Rhodesia was the last state in Africa that got independence from the British Empire in 1980 when it transformed into what we know today as Zimbabwe. That was the final curtain for the powerful empire. However, in the process of giving independence to the country, Britain discovered a ragbag comprising of beautiful isolated regions across the south Atlantic. Former colonies of Britain are known currently as ‘dependencies.’ There are just a handful of them, including Tristan da Cunha, the island discovered in the Atlantic Ocean.
To begin with, Tristan da Cunha is an island volcano. Often called ‘The Lonely Island,’ Tristan da Cunha is known as the most remote inhabited island in the planet. The island is actually a tip of an old volcano, rising over 6,500 feet above waters. The land is comprised of cinders and several other types of volcanic rocks, usually covered in noticeable orographic clouds.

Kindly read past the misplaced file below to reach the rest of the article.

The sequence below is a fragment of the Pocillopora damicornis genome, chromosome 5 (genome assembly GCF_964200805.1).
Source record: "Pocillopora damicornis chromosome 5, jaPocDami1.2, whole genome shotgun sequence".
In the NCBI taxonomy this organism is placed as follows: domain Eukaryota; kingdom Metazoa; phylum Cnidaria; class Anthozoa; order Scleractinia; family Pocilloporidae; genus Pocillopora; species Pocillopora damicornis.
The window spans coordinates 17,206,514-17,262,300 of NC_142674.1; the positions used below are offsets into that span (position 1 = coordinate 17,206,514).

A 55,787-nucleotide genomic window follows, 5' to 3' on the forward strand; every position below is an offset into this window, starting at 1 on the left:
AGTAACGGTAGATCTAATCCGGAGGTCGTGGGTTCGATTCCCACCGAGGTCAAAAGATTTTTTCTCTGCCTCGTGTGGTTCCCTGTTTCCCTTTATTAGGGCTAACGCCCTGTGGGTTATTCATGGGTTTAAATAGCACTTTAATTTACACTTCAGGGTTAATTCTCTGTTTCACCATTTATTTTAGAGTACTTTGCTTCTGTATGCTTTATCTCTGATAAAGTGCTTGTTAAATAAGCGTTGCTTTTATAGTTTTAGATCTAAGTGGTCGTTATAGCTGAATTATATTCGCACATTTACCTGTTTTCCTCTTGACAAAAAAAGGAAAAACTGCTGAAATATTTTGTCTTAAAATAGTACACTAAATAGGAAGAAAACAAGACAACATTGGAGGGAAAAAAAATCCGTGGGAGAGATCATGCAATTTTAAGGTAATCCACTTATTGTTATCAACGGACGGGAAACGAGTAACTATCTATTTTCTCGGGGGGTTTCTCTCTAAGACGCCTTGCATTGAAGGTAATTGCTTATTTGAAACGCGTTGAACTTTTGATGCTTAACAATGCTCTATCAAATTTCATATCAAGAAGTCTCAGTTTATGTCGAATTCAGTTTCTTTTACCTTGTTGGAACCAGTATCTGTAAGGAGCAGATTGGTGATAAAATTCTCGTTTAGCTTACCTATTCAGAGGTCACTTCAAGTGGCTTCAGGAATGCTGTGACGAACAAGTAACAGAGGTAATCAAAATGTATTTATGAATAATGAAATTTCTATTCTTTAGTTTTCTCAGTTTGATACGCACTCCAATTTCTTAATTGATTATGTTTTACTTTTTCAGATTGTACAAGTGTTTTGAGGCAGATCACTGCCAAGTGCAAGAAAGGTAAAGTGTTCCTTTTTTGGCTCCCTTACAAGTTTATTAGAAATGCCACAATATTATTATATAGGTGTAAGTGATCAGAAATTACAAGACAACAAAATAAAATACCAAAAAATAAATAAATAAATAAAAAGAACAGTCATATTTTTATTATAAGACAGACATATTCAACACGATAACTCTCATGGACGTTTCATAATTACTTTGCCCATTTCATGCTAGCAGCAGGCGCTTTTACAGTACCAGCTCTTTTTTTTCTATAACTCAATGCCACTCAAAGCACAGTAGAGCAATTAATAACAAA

This British territory is consisting of the main island of Tristan da Cunha, Gough Island and some uninhabited islands like the Nightingale Islands and the Inaccessible Island. Though it is considered very remote, Tristan da Cunha is now boasting to have its own radio station broadcasting four days weekly, a café shop, a convenience store and a video shop. With its relatively small land area, the basic necessities and simple pleasures in life in the island are already provided by such establishments.
Agriculture is the main industry and means of livelihood throughout the islands. It is not surprising that land is communally owned. Policies are strict that no outsiders could ever buy or own land in Tristan da Cunha. Tourism is also becoming a strong suit for the archipelago. Aside from the sights and natural richness, visitors are awed by culture, the lobster factory and the regular auctions for old coins and postage stamps. Despite its remote location, Tristan da Cunha surely is a collectors’ haven.